A Possible Development Pathway for Biotech Companies with PanHER Inhibitors?
Many Breast Cancer Patients Not Helped by Herceptin
For more than ten years oncologists have been aware of the role that Herceptin (trastuzumab, Roche/Genentech) has played in extending the lives of women with HER2 overexpressed breast cancer. Herceptin works by blocking the HER2 receptor from receiving activating stimuli from outside of the cell. In addition there is a second agent, Tykerb (lapatinib, GSK) which is able to block signaling from the tyrosine kinase domain of the receptor, inside the cell. Still, there are many patients who are not helped by these agents. These targeted therapies work when the receptor is overexpressed, but may not work when the receptors are mutated.
Somatic Breast Cancer Mutations Identified
At December’s San Antonio Breast Cancer Symposium, there was a talk given by Ron Bose from Washington University, about other perturbances of the HER2 receptor. Over the last year, the Cancer Genome Atlas Breast Cancer has conducted genome sequencing of breast cancers. This endeavor has identified several somatic mutations that appear on the HER2 receptors in some breast cancers. A majority of the mutations were found in the kinase domain of the receptor. Most of the lesions analyzed were considered HER2 negative as they did not achieve the 3+ score in IHC testing.
Ph II Trial of Neratinib in Breast Cancer Patients
Because the mutations cause constitutive activation of the receptor (it is always turned on), Herceptin cannot block its signaling from outside of the cell. The mutations are rare, and it is estimated that only about 5000 women in the US with breast cancer would have them. In cell line studies, Tykerb has some effect on cells with these mutations, but the agent that appears to have the most activity is neratinib (Puma), a “pan-HER” inhibitor. To that end, there will be a fairly large Ph II trial of neratinib in breast cancer patients who test negative for HER2 amplification but positive for these somatic mutations.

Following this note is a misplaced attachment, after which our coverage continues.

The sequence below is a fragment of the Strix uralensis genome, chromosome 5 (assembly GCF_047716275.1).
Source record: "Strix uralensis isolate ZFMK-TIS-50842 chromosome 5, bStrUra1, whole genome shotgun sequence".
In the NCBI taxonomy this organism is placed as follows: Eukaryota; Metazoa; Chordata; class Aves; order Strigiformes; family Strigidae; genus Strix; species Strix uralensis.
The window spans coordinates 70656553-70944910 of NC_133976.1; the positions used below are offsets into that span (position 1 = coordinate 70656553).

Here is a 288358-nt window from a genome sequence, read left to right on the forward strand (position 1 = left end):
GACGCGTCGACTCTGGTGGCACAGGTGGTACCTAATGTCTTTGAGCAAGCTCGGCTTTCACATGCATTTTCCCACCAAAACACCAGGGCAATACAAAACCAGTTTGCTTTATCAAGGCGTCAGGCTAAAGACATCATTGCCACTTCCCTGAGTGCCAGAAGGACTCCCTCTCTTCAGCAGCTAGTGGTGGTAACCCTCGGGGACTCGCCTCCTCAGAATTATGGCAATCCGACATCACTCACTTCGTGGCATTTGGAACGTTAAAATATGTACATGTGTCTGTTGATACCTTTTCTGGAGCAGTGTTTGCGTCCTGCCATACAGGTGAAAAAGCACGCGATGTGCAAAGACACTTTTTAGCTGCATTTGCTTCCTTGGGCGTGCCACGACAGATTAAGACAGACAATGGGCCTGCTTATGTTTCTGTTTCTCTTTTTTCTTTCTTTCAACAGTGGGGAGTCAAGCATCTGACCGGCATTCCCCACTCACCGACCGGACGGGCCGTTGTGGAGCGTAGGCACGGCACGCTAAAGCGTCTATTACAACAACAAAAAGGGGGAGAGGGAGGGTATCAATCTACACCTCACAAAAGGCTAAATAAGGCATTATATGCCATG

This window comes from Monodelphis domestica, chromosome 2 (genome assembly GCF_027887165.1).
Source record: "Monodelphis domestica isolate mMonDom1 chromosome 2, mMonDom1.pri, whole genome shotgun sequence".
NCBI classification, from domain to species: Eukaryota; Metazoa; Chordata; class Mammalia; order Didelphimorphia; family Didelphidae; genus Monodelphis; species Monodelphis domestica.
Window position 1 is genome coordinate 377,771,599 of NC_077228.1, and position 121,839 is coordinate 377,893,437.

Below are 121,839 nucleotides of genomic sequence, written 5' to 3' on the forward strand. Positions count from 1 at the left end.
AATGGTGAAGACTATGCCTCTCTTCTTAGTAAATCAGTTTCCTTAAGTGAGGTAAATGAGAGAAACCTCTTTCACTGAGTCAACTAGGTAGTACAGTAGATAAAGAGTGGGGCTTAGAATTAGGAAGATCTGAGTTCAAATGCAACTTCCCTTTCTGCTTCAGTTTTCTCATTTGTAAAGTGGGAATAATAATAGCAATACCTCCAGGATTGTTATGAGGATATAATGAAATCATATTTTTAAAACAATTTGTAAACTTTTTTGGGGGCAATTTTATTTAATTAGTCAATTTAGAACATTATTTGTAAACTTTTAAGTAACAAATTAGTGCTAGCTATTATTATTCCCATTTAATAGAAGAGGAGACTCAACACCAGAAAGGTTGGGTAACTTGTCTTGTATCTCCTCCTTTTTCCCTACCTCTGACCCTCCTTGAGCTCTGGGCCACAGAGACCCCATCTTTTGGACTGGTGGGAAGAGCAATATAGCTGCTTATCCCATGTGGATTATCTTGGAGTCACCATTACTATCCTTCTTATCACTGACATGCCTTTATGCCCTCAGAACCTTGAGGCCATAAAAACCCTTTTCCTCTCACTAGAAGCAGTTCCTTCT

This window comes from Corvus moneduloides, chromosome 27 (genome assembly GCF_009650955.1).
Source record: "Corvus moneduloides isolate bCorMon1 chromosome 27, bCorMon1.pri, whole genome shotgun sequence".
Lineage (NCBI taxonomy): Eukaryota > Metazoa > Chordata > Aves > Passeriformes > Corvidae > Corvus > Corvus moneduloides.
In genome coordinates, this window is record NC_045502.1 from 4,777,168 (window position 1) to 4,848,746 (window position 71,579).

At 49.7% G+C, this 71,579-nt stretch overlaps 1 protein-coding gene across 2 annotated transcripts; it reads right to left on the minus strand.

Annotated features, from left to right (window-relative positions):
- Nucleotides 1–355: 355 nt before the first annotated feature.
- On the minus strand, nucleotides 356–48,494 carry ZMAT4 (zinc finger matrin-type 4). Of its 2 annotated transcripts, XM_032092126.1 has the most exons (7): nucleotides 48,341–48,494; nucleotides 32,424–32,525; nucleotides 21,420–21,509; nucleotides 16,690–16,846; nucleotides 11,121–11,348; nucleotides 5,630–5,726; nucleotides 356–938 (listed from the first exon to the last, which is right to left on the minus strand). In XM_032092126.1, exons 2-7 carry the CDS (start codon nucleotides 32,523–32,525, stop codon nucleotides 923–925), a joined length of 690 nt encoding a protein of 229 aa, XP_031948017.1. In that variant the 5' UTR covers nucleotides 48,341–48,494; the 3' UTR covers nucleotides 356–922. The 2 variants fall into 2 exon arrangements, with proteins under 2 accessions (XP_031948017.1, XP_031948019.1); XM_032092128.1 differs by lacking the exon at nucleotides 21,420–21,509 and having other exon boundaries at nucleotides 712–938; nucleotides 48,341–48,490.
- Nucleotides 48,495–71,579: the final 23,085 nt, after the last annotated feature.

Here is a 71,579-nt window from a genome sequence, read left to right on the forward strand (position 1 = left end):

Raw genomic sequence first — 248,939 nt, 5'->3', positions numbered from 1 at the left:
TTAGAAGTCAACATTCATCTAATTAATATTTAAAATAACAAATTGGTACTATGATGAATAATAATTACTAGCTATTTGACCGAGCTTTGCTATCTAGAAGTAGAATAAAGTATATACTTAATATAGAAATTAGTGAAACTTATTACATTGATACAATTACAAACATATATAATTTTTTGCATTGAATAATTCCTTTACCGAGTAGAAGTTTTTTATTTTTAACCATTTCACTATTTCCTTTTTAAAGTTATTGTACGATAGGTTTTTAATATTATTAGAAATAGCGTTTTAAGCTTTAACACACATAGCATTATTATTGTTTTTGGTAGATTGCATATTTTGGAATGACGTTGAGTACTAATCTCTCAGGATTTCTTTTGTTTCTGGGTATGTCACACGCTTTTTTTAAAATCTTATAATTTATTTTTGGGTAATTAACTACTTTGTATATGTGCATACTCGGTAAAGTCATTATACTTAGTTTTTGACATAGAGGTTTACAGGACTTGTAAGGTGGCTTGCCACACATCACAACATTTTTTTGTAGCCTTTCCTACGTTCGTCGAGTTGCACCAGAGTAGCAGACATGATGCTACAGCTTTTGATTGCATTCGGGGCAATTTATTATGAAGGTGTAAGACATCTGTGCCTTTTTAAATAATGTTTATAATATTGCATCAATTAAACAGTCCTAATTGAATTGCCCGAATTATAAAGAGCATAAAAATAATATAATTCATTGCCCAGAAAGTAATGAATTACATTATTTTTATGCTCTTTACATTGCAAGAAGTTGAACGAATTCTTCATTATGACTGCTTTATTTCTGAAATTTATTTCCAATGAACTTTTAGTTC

Breast Cancer Drug Development – Targeting Somatic Cancer Mutations
There is precedent for targeting somatic mutations in malignant lesions. Even in the same family of receptors, there are three agents with activity against EGFR: Iressa (gefitinib, AstraZeneca), Tarceva (erlotinib, Roche/Genentech) and afatinib (Boheringer Ingleheim). This has implications for the larger world of breast cancer biotech drug development targeted at the EGFR family of receptors as there are many “pan-HER” inhibitors in development that could potentially be used to treat tumors with these mutations.
Barriers to Breast Cancer Drug Development
The biggest barriers for development would be working up accurate testing systems to detect the mutations as predictive biomarkers of drug efficacy, and then getting these tests included in the battery of diagnostics used to analyze both primary breast tumors and recurrent disease.